The sound had come from around the corner. Janet approached with caution.

“Janet?” The voice came out of the air.

“Is that Paxton?” Janet fervently hoped it was.

“It’s us,” Robin came into view from behind. Janet turned and turned back and Paxton was there too. 

“Oh, thank god.” Janet leaned back against the wall. She wasn’t sure her legs could take her full weight. “Where have you been? I thought you were hurt or something.”

“We saw the elders meeting.” Robin wore the same suit, but it was now crumpled and stained. Paxton’s clothes also showed signs of wear. Had they not changed the entire time they were here? “Have they found out about us?”

“Not that I know of.”

“What’s happened then? You have to tell us.”

Janet considered, but after all, who would they tell? She described the situation in a few brief sentences. Robin and Paxton exchanged a guilt-filled look.

“What is it? What do you know?”

“When did it happen?” asked Robin. “When did the portals close?”

“I don’t know exactly when. Earlier tonight, I think.” Janet looked at their faces. “What? Did you do something?”

“We were trying to get into Himmeria, earlier tonight.”

“What? Why? Why tonight? What have you been doing all this time, anyway? I’ve been looking for you.”

Paxton shrugged. ”Finding our way about. It hasn’t been easy. The magic doesn’t show where the portals are, so you have to piece together the threads and find where the gaps are. It took a while. And they don’t show where the entrances come out, not precisely. We couldn’t risk returning through any Durridel portals. We were only able to find a portal to Himmeria tonight.”

“What happened?”

“It closed. Right before us. And I could feel everything shift.”

“Oh, great. So this is because of you?”

Paxton looked at the floor. Robin bit her lip. They didn’t need to answer.

“Listen,” said Janet. “I think the Exile Prince knows you’re here.”

“He couldn’t.”

“He dropped some hints earlier tonight. I don’t know what he plans to do, but he’s managed to convince Smith to let him fix the portals. I’m sure he’s going to use this to do something. Try and get himself in power or something.”

“But he couldn’t,” said Paxton, shocked. “He’s a guest here. An outsider, like us.”

“Well, I’m sure he’s up to something. There has to be a reason he hasn’t said anything. We’ve got to do something before he fixes things.” If he could fix it. 

“You are the anchor,” said Robin. “Can’t you fix this?”

“Smith won’t let me. I don’t know why.”

“Why do you need his permission?”

“Because he’s my manager.”

“You did not need his permission to let us stay.”

“And I’m sure I’m going to regret that just as soon as he finds out.”

“Never. You should never regret that. Please, Janet. You can help us. Help open the portals so we can leave. You have already done so much for us, but it could all come to naught.”

Janet ground her teeth together. “I would if I could. But I don’t know what to do. I don’t really have control over the portals. I’m still pretty new.” She sighed. “If only I could actually connect to the portals.”

“Surely you can, though.”

“If I did, they wouldn’t be closed.”

“But it has been many weeks, and you have acted as an anchor through all of that. Surely you have a connection to this place.”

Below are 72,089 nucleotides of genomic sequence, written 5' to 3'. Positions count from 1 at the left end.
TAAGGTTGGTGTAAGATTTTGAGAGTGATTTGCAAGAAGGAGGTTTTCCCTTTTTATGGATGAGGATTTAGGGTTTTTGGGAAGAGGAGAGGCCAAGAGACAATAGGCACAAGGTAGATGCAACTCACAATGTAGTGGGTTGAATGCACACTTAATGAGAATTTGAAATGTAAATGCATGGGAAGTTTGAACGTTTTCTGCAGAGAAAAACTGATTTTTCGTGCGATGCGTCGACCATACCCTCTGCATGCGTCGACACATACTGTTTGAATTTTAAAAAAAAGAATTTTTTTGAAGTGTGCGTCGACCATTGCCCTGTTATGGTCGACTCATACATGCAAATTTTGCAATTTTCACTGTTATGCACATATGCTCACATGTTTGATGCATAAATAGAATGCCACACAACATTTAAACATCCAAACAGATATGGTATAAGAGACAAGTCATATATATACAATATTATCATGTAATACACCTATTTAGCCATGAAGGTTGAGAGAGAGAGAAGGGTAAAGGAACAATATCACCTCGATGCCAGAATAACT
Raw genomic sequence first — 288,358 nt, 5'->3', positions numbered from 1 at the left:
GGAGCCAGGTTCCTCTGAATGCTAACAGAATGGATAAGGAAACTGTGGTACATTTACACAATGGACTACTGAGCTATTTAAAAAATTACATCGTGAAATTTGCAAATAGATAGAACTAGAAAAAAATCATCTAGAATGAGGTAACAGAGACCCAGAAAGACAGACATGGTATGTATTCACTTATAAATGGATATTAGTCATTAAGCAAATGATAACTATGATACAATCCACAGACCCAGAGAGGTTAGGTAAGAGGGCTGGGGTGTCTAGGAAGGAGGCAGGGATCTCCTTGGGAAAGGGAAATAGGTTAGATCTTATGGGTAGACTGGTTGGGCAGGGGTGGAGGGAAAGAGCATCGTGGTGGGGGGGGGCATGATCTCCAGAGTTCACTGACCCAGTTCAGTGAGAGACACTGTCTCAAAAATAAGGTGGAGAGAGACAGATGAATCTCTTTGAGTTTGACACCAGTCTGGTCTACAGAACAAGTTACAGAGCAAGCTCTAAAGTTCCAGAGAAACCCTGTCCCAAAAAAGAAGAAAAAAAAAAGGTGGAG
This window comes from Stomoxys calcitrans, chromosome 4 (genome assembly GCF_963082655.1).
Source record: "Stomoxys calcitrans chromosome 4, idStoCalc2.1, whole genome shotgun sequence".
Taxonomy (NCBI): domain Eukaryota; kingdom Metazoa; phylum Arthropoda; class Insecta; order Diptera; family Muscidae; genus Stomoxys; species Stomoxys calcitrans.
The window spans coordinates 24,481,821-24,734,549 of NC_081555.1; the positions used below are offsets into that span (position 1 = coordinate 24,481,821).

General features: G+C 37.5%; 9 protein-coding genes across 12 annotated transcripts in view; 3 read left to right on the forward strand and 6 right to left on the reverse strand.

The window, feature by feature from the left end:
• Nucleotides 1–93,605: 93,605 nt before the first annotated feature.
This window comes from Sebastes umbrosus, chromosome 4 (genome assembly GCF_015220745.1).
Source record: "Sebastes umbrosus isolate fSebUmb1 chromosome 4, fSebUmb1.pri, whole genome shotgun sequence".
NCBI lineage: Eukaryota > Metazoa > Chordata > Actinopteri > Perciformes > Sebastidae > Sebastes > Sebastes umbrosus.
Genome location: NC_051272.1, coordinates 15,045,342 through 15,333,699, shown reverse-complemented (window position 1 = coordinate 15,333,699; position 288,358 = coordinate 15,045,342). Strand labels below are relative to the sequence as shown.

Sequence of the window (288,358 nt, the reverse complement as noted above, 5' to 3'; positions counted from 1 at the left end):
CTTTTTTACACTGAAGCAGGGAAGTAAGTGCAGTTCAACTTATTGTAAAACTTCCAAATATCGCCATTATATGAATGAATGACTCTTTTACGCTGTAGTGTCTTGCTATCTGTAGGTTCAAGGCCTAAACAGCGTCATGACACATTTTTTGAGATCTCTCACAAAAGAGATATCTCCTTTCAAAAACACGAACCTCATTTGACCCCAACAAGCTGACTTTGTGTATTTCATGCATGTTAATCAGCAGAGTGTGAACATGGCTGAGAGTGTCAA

Janet considered. “I did get a headache when the portals closed. Maybe. That could have been a coincidence.” Regardless of whether she could, she knew she had to try. This was her mess, after all. “Will you be safe in Himmeria?”

Robin looked at Paxton. “Safer than we would be in Durridel. Death isn’t a punishment there.”

“Imprisonment is,” said Paxton.

“But we’d be alive. They wouldn’t make us go back.”

”Okay,” said Janet, “then I’ll try and get you there. But I don’t have the first idea of how to go about it.”

“Surely you know where the portals are.”

“No, I don’t have a clue.” She’d tried looking for them on the map Hela had given her, but found nothing. Paxton had said the magic wouldn’t help, wouldn’t show… unless it could. “Paxton. Earlier tonight, I saw threads of magic that were gold, not silver. It was on the top floor, near a staircase that led up. I thought that might be a portal. Could it be?”

Paxton stared at her. “A staircase on the top floor. That’s where we were tonight. Where we tried to leave.” His eyes widened. “Of course. I cannot see the magic, but you would. This is your place.”

“So we could do this.”

Paxton opened his mouth to reply, but Robin grabbed him by the shoulder. They both looked around and then vanished before Janet’s eyes. Before she could react, she heard someone speak behind her.

“Miss Ling? Why are you still here?”

Janet turned. “Sorry, Mr. Smith, I was just looking for a way to be useful.”

“Your shift is over, is it not?” He looked, if possible, more forbidding than normal. 

“Yes, but I thought, considering what happened, maybe —”

“We do not need your help.”

“Look, I know I messed up when I first started. I know I haven’t exactly been your idea of the best anchor, or even the best employee. But I’ve been trying, I really have. Can’t you give me a chance? Or at least explain why you don’t want my help?”

“It is past time you left, Miss Ling.” 

“I’ll be back tomorrow,” said Janet, raising her voice a little in case Robin and Paxton were still around. “Back tomorrow and ready to help. Goodnight, sir.”

She walked down the corridor to the lobby, feeling Smith’s eyes on her back all the way.

Thanks for reading! Part 10 is here.